Teacher Stories: Dr. Chris Masullo, STEM Teacher at Memorial Middle School, Hackensack and Math Professor at Passaic Community College
I have just written and published a book for kids, called, “Are You My Motherboard?” It’s supposed to be an homage to Dr. Seuss’s, “Are You My Mother?” In Dr. Seuss’s book, a bird is going around asking everyone, “Are you my mother? Are you my mother?” In my book, it is about a boy who wants nothing more than to build his own computer. So one night he goes to bed and has a dream where he starts seeing all the different computer parts. He asks each of them, “Are you my mother?” And they answer, ‘No I am not your mother, I am the processor,” or, “I am the RAM,” or, “I am the CPU.” And finally, at the end he gets to the motherboard and he wakes up and he knows how to build a computer, and he runs to the store and he gets all the parts and he builds his very own computer.
I look at the book as a fun way for kids to learn about computers and how to build them themselves, and also as older people reading and then remembering what it was like when they learned about computers. The book came about because as a teacher I actually have students build computers. The boys’ name is Artie, and he is named after one of my students that I had at the time I wrote the book. I would get old, salvaged computers that we would tear apart and build new ones out of.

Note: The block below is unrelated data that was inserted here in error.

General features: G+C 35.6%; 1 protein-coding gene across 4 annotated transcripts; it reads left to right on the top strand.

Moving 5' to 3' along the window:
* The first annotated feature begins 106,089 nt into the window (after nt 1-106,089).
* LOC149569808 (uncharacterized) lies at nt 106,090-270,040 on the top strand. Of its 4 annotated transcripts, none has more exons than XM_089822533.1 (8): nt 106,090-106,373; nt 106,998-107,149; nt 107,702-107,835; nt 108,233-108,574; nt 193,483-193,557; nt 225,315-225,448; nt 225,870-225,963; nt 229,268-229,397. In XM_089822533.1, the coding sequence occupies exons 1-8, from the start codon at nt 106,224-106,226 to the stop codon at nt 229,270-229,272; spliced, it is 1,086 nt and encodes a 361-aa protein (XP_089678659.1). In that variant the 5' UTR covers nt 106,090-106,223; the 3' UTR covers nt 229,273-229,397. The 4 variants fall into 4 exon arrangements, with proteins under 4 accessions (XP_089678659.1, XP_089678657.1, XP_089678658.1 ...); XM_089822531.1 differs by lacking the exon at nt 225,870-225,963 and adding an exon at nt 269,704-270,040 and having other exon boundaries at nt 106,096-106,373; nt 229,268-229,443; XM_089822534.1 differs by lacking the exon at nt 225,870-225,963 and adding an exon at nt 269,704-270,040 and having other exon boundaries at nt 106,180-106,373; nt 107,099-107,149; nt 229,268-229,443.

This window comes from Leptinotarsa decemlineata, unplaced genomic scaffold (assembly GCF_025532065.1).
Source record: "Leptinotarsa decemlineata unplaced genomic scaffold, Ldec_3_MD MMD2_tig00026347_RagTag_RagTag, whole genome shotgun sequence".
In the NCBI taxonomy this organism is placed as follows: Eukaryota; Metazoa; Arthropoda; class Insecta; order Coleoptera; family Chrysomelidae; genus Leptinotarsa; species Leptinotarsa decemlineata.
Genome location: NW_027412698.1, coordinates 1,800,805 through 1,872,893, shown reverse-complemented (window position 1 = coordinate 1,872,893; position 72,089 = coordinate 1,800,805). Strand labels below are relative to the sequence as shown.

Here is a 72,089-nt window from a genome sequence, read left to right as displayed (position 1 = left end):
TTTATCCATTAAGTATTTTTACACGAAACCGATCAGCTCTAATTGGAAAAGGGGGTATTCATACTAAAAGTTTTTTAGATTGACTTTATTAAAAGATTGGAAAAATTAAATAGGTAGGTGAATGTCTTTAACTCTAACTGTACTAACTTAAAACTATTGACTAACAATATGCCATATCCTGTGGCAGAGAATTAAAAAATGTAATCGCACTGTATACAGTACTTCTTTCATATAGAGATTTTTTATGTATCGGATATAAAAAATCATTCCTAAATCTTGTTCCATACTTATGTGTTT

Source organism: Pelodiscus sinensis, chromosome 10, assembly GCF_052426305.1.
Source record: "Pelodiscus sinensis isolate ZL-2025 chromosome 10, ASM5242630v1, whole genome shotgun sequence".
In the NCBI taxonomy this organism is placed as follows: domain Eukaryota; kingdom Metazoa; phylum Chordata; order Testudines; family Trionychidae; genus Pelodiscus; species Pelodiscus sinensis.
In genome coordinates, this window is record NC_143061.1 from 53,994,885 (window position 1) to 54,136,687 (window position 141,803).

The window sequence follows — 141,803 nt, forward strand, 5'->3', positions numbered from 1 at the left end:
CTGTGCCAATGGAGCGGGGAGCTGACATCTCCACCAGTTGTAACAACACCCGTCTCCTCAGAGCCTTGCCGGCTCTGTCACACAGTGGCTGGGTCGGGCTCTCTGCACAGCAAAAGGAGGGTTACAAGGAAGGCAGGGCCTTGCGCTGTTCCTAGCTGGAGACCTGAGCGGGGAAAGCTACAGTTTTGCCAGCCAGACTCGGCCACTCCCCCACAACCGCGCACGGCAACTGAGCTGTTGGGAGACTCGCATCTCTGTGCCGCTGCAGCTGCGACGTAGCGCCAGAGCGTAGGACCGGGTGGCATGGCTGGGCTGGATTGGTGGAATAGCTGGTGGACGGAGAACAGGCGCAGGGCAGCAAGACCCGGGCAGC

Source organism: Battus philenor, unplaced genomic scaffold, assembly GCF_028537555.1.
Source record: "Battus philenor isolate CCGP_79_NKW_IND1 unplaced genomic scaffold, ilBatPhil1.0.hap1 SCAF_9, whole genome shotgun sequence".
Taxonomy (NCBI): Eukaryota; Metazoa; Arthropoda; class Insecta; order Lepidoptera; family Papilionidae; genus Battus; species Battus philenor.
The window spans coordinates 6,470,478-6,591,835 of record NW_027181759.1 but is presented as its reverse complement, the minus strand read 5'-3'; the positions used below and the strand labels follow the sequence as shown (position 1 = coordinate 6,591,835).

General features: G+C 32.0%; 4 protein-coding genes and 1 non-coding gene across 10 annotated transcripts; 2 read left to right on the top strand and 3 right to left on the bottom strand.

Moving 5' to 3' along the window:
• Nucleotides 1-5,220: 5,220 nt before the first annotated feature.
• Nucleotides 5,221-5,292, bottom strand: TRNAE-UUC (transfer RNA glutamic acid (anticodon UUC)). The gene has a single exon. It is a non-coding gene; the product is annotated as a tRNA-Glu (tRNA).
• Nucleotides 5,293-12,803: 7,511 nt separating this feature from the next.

I had two illustrators work with me on the book. Working with the illustrators was such a unique experience for me. I had my own ideas how I wanted the book to look, and on my timetable, and they really did it at their own pace. I am a math/computer guy; they are artists, and we were polar opposites, but I have to say they were really cool. I would literally take some computer parts, throw them on the table, and take a picture with my phone, send them the photo, and the next thing I knew, they had rendered it in 3D. I was wowed! I was so impressed to see the full color pages with the 2-dimensional character and the 3D background. I was so pleased with the way it came out. The book is good for elementary aged kids.
I would do public readings of the book, like at a public library, and we actually build a computer while we read the story, which is actually what the book is designed to do: teach you how to build your own computer. We would actually call the students up to assemble the computer piece by piece. So, by the end of the story we had a fully functioning, like-new, working computer. We actually built three, and we raffled each one off.
Editor’s note: We are pleased to have Dr. Chris Masullo as a frequent contributor to the Plymouth Rock Teachers’ Lounge. Read some of his blogs and lesson plans here.
- Interview by Gregory Andrus of Portraits of the Jersey Shore.
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